Lenovo launches new solutions for education sector
Bullish on the education sector, computer maker Lenovo India launched new solutions, including laptops and desktops powered by Intel chipsets, and said it expects 20 percent of revenues from the segment.

"The education industry is rapidly evolving to become more student-centric and this is an opportune time for solution providers to leverage this opportunity. Currently, education vertical contributes 15 percent and this would be 20 percent in the next few years," said Rahul Agarwal, Lenovo India Executive Director (Commercial Business).

The solutions introduced on Tuesday included ThinKCentre TINY, a desktop which consumes 40 percent less energy and Lenovo Classmate+. Prices vary depending on the configuration.

"Earlier, most orders would come from private schools than public. But going ahead, we see that changing and more orders from government schools are coming up," he said.

Lenovo India, which occupied the number one PC maker slot, had a total 15.8 percent market share in January-March 2012 period, as per research firm IDC. It had clinched the top spot by bagging an order from state-run Electronics Corporation of Tamil Nadu (Elcot).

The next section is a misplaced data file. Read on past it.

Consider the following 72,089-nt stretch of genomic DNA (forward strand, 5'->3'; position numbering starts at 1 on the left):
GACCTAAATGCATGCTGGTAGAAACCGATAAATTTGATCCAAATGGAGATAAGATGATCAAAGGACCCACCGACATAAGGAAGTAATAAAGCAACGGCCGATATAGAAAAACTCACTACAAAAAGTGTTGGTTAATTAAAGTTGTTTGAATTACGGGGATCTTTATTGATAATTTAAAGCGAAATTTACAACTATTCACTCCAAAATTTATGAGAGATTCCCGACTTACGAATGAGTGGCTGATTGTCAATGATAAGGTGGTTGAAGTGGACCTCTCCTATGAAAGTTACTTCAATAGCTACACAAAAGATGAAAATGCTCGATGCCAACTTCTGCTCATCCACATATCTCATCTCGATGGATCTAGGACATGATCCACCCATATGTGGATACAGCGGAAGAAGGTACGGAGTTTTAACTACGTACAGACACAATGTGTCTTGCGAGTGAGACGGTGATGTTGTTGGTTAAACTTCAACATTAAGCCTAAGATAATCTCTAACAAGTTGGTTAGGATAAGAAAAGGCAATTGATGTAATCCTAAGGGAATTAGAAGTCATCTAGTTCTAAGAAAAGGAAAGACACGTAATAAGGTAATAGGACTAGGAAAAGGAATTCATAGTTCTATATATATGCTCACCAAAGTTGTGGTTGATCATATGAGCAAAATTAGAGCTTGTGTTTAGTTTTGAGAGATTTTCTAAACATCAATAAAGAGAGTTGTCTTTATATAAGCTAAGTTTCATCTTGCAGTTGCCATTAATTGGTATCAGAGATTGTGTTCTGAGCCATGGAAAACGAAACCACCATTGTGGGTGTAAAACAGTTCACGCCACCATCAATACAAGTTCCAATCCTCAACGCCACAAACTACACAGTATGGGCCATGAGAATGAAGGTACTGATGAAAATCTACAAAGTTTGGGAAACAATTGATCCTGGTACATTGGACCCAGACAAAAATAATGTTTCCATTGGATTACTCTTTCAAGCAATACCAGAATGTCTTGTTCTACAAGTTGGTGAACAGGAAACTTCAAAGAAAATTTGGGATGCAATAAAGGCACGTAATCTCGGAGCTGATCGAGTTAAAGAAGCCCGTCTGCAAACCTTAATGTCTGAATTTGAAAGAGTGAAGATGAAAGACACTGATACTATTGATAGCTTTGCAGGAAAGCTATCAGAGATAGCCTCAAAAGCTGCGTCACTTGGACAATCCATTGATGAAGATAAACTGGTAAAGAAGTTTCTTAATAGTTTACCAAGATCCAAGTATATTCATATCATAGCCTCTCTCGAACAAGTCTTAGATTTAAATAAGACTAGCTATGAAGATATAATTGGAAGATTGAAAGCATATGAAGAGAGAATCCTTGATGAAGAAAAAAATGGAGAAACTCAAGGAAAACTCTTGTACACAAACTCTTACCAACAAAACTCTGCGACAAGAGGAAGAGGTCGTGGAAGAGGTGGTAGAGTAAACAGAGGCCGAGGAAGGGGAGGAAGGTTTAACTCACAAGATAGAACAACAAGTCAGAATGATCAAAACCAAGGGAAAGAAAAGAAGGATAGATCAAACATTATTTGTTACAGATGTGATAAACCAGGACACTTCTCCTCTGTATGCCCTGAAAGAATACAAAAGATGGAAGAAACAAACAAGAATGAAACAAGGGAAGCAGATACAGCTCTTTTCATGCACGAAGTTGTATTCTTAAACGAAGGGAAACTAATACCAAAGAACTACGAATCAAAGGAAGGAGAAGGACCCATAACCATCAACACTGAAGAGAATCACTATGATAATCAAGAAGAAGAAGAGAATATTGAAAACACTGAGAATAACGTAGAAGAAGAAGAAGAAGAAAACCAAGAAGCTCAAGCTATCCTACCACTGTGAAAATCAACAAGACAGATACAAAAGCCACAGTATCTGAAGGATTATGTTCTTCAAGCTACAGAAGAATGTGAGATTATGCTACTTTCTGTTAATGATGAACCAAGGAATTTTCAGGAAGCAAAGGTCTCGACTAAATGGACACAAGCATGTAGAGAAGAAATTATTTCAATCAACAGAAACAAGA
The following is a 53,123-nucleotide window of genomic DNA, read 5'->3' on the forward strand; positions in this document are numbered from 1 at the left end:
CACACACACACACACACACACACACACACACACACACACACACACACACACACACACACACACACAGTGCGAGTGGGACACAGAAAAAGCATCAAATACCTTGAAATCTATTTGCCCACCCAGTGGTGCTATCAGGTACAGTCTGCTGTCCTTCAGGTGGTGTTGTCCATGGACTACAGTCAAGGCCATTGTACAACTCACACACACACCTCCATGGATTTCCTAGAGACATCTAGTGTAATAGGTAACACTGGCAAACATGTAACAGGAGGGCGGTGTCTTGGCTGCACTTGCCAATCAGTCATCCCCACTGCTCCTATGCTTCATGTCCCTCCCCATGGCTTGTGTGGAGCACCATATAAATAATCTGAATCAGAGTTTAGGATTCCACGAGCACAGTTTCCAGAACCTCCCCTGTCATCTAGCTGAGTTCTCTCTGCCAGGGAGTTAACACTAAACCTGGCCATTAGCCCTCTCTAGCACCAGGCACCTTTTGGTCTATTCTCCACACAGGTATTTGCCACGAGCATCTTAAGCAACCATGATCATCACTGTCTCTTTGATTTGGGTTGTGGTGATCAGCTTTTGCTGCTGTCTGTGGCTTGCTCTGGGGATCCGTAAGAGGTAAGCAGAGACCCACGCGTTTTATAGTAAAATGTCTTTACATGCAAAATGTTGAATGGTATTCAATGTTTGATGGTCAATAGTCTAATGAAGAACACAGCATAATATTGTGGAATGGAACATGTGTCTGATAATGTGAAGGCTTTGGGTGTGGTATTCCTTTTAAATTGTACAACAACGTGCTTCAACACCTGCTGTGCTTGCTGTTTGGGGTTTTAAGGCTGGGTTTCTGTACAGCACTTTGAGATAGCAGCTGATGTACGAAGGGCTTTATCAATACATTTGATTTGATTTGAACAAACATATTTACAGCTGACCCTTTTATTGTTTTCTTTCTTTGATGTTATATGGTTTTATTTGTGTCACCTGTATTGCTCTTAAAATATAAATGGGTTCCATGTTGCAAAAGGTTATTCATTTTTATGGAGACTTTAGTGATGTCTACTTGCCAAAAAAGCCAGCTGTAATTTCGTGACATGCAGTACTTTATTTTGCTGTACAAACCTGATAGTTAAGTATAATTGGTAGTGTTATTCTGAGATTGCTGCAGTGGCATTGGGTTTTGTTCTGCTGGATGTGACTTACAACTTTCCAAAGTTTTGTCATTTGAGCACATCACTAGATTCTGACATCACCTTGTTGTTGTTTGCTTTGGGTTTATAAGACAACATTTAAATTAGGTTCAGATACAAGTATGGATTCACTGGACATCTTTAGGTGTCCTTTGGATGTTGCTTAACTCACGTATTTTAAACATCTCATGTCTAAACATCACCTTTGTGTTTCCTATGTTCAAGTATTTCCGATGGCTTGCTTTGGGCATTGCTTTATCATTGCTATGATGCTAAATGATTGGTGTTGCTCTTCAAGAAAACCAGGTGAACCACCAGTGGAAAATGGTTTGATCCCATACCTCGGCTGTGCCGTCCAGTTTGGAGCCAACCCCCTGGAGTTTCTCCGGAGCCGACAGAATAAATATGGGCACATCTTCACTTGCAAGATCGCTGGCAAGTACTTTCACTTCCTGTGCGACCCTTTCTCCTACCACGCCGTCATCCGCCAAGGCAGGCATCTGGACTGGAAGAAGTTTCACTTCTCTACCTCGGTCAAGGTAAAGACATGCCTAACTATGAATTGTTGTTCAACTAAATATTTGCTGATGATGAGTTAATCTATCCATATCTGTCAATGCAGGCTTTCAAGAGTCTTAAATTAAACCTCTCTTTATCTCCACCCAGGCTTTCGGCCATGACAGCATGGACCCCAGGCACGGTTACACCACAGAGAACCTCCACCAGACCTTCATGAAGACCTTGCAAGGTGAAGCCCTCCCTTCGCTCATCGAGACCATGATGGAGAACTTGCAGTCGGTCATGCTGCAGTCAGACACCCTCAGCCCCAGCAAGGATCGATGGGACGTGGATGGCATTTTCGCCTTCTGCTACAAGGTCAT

Elcot had issued a tender seeking rate contract for over 9 lakh laptops to be supplied and Lenovo had bagged a major portion of the deal along with other companies, including Acer and HCL.
Narendra Modi
The war of words between Narendra Modi and Kapil Sibal over the tablet computer Aakash is refusing to die out. Today Mr Modi has accused the education minister, whose ministry has worked on the tablet, of misusing public funds and trying to "bribe" him with a couple of the computers. Mr Sibal has retorted that the Gujarat chief minister is unhappy because the tablets will be distributed free.

The battle between the two started off after Mr Modi took a swipe at Mr Sibal, saying that the Aakash despite the hype is yet to be distributed to students, as had been promised. Mr Sibal then reacted by saying that Mr Modi was sent two tablets by his ministry, but they came back undelivered.
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